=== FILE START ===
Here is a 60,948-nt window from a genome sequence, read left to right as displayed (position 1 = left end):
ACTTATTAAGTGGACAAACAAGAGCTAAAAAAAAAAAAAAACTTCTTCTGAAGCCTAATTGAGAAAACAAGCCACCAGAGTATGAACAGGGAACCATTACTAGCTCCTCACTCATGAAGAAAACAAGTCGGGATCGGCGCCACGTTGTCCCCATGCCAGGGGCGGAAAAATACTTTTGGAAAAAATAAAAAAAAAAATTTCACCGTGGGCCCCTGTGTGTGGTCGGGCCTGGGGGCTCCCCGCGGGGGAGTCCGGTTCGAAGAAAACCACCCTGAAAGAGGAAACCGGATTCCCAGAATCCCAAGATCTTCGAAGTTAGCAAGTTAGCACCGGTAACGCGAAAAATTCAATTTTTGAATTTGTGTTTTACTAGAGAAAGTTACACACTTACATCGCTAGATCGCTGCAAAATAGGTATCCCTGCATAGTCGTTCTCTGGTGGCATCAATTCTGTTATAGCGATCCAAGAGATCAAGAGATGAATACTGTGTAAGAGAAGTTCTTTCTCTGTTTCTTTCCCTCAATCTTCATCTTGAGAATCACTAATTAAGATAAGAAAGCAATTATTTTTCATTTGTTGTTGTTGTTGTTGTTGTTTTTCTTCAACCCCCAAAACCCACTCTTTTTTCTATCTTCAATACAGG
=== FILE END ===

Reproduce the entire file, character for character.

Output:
Here is a 60,948-nt window from a genome sequence, read left to right as displayed (position 1 = left end):
ACTTATTAAGTGGACAAACAAGAGCTAAAAAAAAAAAAAAACTTCTTCTGAAGCCTAATTGAGAAAACAAGCCACCAGAGTATGAACAGGGAACCATTACTAGCTCCTCACTCATGAAGAAAACAAGTCGGGATCGGCGCCACGTTGTCCCCATGCCAGGGGCGGAAAAATACTTTTGGAAAAAATAAAAAAAAAAATTTCACCGTGGGCCCCTGTGTGTGGTCGGGCCTGGGGGCTCCCCGCGGGGGAGTCCGGTTCGAAGAAAACCACCCTGAAAGAGGAAACCGGATTCCCAGAATCCCAAGATCTTCGAAGTTAGCAAGTTAGCACCGGTAACGCGAAAAATTCAATTTTTGAATTTGTGTTTTACTAGAGAAAGTTACACACTTACATCGCTAGATCGCTGCAAAATAGGTATCCCTGCATAGTCGTTCTCTGGTGGCATCAATTCTGTTATAGCGATCCAAGAGATCAAGAGATGAATACTGTGTAAGAGAAGTTCTTTCTCTGTTTCTTTCCCTCAATCTTCATCTTGAGAATCACTAATTAAGATAAGAAAGCAATTATTTTTCATTTGTTGTTGTTGTTGTTGTTGTTTTTCTTCAACCCCCAAAACCCACTCTTTTTTCTATCTTCAATACAGG